On this 1998 episode of Piano Jazz, Mayhew and McPartland join forces to perform "All the Things You Are" and "Body and Soul." They wrap up the show with a free piece, improvised live in studio, and McPartland closes the hour with "Darn that Dream."

Mother's Day brunch recipes you can prepare the night before

May 11, 2018

Brunch is a Mother's Day tradition in many of our homes, and most of us would like for it to be as low-stress as possible. After all, who wants to spend the whole morning scrambling around the kitchen when we should be hanging out with mom. With this in mind, The Splendid Table gathered a few of our favorite Mother's Day brunch recipes that can be prepared the night before and then cooked the morning of. Make the prep work a group activity on Saturday - minus mom, of course, because it's her weekend! Then more time can be spent on Sunday relaxing and enjoying your meal as a family.

The Lucky Losers

The Lucky Losers is a band featuring vocalist Cathy Lemons and vocalist/ harmonica ace Phil Berkowitz.Their music is a throwback to the hybrid of soul, blues, rock, gospel, and country that emerged in the late 1960’s - with harmonies reminiscent of Delaney and Bonnie. 

It isn't typically news when a jazz group makes a change in personnel. But The Bad Plus isn't a typical jazz group, and its announcement, this time last year, landed like a bombshell. In short: Ethan Iverson, the band's pianist, would be leaving to pursue his own projects. Orrin Evans, an esteemed peer, would be stepping in. For a group that has always stood for musical collectivism — and never accepted any substitutions — this was a shakeup of existential proportions.

Writer Zora Neale Hurston could have had her account of Oluale Kossola, believed to be the last known survivor of the Atlantic slave trade, published 87 years ago. But Hurston’s refusal to change the first-person narrative from Kossola’s dialect into traditional American English led publishers to pass on her manuscript.

Recipes To Help You Spring Into Summer

May 9, 2018

Late-spring days are warm — but the evenings can still be chilly. Here & Now resident chef Kathy Gunst brings hosts Jeremy Hobson and Robin Young three dishes that make the most of spring vegetables, but still provide a bit of cool-weather comfort.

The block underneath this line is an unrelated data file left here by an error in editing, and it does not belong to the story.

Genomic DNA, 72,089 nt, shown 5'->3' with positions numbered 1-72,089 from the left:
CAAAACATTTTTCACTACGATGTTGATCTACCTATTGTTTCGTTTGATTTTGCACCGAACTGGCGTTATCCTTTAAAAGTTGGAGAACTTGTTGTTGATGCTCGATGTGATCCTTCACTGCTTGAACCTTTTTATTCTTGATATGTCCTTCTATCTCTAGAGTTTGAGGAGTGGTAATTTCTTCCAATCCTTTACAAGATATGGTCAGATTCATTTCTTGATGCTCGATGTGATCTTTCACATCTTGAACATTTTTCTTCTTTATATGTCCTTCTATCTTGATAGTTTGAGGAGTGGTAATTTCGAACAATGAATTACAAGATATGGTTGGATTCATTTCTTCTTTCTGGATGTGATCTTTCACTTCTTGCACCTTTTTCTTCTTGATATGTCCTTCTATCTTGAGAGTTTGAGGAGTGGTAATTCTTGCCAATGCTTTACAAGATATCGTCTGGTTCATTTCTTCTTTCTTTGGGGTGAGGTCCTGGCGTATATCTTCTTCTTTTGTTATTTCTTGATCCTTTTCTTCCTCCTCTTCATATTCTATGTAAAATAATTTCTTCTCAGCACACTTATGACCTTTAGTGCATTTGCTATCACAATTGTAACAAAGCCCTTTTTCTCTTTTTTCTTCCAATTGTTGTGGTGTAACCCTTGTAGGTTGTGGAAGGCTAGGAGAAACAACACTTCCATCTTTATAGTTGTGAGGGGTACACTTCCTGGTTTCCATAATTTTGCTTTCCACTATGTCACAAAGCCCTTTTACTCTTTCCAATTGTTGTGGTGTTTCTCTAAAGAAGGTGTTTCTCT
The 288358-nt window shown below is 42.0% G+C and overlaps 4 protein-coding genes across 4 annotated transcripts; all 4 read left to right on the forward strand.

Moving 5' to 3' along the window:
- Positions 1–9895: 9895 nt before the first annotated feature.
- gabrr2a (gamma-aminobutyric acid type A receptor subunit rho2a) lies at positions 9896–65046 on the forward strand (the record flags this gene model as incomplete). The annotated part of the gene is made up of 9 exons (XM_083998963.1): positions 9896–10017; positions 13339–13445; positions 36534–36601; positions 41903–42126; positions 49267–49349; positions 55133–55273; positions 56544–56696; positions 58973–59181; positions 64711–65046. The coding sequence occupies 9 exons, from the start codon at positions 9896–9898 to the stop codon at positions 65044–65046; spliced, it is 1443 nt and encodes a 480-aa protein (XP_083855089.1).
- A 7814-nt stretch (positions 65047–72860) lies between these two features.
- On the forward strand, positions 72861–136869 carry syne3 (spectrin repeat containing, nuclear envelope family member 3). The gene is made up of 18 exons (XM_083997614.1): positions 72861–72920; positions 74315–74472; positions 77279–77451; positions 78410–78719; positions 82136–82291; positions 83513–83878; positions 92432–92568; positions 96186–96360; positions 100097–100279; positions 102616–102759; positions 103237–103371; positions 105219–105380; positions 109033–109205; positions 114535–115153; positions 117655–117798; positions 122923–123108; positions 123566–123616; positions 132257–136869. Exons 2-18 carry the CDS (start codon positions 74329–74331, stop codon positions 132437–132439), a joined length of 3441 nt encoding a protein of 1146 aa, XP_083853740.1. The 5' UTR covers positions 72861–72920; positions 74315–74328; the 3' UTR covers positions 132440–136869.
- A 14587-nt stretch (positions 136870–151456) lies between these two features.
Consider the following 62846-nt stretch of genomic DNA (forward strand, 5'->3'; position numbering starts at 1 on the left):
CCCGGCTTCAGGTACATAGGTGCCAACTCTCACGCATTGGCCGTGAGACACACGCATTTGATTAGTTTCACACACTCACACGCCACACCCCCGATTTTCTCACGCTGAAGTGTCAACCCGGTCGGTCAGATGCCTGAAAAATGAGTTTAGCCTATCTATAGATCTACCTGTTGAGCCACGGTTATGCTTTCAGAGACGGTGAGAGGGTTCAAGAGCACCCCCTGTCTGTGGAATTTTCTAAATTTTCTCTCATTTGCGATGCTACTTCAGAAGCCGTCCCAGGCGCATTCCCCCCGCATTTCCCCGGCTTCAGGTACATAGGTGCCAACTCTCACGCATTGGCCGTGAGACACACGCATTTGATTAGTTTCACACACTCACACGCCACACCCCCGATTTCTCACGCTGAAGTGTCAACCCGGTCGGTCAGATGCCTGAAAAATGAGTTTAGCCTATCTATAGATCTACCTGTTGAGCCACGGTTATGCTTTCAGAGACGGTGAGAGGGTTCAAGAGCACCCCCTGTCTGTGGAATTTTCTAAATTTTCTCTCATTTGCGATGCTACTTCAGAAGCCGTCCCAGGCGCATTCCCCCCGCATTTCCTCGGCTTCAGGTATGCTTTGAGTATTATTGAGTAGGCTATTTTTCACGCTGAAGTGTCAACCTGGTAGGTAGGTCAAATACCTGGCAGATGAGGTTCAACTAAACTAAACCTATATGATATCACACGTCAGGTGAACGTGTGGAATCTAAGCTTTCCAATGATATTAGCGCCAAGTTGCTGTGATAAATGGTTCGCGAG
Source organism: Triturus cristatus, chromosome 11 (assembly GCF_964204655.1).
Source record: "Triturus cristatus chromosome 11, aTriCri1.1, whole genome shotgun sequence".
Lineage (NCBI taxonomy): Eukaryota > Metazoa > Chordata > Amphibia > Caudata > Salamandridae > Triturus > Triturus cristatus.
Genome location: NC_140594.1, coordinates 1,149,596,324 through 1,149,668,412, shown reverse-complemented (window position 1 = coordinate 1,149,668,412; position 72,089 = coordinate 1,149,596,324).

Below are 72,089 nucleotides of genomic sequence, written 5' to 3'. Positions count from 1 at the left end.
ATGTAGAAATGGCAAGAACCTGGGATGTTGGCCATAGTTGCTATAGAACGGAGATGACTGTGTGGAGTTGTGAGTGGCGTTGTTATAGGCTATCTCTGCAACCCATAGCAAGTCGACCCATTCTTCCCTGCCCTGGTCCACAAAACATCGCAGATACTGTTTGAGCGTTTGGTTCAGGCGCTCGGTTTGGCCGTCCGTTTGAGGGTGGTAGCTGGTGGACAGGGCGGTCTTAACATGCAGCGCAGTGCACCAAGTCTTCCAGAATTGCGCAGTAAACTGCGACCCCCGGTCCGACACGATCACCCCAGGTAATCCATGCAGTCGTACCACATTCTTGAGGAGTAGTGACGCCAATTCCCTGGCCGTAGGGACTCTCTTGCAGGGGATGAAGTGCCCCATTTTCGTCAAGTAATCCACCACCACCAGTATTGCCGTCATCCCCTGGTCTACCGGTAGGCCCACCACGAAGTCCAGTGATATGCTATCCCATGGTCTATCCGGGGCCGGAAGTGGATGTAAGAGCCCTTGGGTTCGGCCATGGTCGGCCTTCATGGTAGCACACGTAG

Think of the inventions that created the modern world: electric power, computers, the steam engine. These are all important, but there’s one thing they share: precision engineering.

We take precision for granted today, even though we need it for countless daily tasks. Our devices, our cars, airplanes, even electric toothbrushes are built with an exactitude that would’ve been unthinkable two centuries ago.

As Bill Cosby awaits sentencing on his conviction for aggravated indecent assault, prestigious institutions continue to strip the comedian of the accolades bestowed on him throughout his 50-year career.

The latest is the John F. Kennedy Center for the Performing Arts, whose board voted Monday to rescind the Honors award and the Mark Twain Prize for American Humor that Cosby received in 1998 and 2009, respectively.

Imagine you're at a party with your most favorite music geek friends. The conversations range from favorite new albums, and favorite Smiths or Belle and Sebastian B-sides to best Neil Young guitar solos and Drake features. Then comes the big one: What was the greatest year in music? That's a question that we discuss and debate regularly in the World Cafe offices.

Copyright 2018 NPR. To see more, visit http://www.npr.org/.

SCOTT SIMON, HOST: